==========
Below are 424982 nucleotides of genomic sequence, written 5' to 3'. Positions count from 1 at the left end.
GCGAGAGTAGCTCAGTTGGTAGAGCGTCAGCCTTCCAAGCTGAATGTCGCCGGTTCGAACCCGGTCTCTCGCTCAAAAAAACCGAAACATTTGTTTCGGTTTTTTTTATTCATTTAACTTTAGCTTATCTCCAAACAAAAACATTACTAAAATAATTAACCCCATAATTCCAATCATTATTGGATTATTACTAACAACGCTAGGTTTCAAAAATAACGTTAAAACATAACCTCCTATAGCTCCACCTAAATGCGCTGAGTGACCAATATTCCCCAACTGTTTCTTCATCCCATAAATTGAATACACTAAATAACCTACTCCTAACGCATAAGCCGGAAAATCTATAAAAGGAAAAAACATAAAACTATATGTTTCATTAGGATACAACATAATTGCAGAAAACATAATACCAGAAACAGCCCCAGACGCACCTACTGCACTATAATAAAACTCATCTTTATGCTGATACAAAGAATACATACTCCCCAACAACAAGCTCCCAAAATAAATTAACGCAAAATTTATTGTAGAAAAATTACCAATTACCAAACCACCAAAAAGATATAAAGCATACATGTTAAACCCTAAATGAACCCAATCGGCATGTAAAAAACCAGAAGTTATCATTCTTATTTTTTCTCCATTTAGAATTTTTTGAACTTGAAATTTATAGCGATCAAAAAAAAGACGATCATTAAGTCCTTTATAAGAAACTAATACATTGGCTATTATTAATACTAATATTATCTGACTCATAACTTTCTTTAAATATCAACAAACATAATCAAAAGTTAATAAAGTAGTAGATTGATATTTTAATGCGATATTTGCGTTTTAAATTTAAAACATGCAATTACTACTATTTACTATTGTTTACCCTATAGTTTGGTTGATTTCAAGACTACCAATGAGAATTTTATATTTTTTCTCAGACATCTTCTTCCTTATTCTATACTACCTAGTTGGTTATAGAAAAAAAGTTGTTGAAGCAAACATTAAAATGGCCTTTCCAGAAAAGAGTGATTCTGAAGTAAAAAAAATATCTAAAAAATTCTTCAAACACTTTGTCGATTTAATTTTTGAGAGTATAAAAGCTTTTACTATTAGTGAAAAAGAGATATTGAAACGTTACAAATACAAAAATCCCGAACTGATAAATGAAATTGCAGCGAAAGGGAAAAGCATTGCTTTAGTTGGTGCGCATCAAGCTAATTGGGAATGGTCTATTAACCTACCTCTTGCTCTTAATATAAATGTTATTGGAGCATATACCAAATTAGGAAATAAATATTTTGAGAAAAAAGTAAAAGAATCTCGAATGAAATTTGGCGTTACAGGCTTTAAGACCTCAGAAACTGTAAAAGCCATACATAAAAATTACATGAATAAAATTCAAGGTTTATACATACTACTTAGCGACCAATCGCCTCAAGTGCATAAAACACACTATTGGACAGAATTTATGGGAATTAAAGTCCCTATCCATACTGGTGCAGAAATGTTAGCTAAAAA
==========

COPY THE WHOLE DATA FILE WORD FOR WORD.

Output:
Below are 424982 nucleotides of genomic sequence, written 5' to 3'. Positions count from 1 at the left end.
GCGAGAGTAGCTCAGTTGGTAGAGCGTCAGCCTTCCAAGCTGAATGTCGCCGGTTCGAACCCGGTCTCTCGCTCAAAAAAACCGAAACATTTGTTTCGGTTTTTTTTATTCATTTAACTTTAGCTTATCTCCAAACAAAAACATTACTAAAATAATTAACCCCATAATTCCAATCATTATTGGATTATTACTAACAACGCTAGGTTTCAAAAATAACGTTAAAACATAACCTCCTATAGCTCCACCTAAATGCGCTGAGTGACCAATATTCCCCAACTGTTTCTTCATCCCATAAATTGAATACACTAAATAACCTACTCCTAACGCATAAGCCGGAAAATCTATAAAAGGAAAAAACATAAAACTATATGTTTCATTAGGATACAACATAATTGCAGAAAACATAATACCAGAAACAGCCCCAGACGCACCTACTGCACTATAATAAAACTCATCTTTATGCTGATACAAAGAATACATACTCCCCAACAACAAGCTCCCAAAATAAATTAACGCAAAATTTATTGTAGAAAAATTACCAATTACCAAACCACCAAAAAGATATAAAGCATACATGTTAAACCCTAAATGAACCCAATCGGCATGTAAAAAACCAGAAGTTATCATTCTTATTTTTTCTCCATTTAGAATTTTTTGAACTTGAAATTTATAGCGATCAAAAAAAAGACGATCATTAAGTCCTTTATAAGAAACTAATACATTGGCTATTATTAATACTAATATTATCTGACTCATAACTTTCTTTAAATATCAACAAACATAATCAAAAGTTAATAAAGTAGTAGATTGATATTTTAATGCGATATTTGCGTTTTAAATTTAAAACATGCAATTACTACTATTTACTATTGTTTACCCTATAGTTTGGTTGATTTCAAGACTACCAATGAGAATTTTATATTTTTTCTCAGACATCTTCTTCCTTATTCTATACTACCTAGTTGGTTATAGAAAAAAAGTTGTTGAAGCAAACATTAAAATGGCCTTTCCAGAAAAGAGTGATTCTGAAGTAAAAAAAATATCTAAAAAATTCTTCAAACACTTTGTCGATTTAATTTTTGAGAGTATAAAAGCTTTTACTATTAGTGAAAAAGAGATATTGAAACGTTACAAATACAAAAATCCCGAACTGATAAATGAAATTGCAGCGAAAGGGAAAAGCATTGCTTTAGTTGGTGCGCATCAAGCTAATTGGGAATGGTCTATTAACCTACCTCTTGCTCTTAATATAAATGTTATTGGAGCATATACCAAATTAGGAAATAAATATTTTGAGAAAAAAGTAAAAGAATCTCGAATGAAATTTGGCGTTACAGGCTTTAAGACCTCAGAAACTGTAAAAGCCATACATAAAAATTACATGAATAAAATTCAAGGTTTATACATACTACTTAGCGACCAATCGCCTCAAGTGCATAAAACACACTATTGGACAGAATTTATGGGAATTAAAGTCCCTATCCATACTGGTGCAGAAATGTTAGCTAAAAA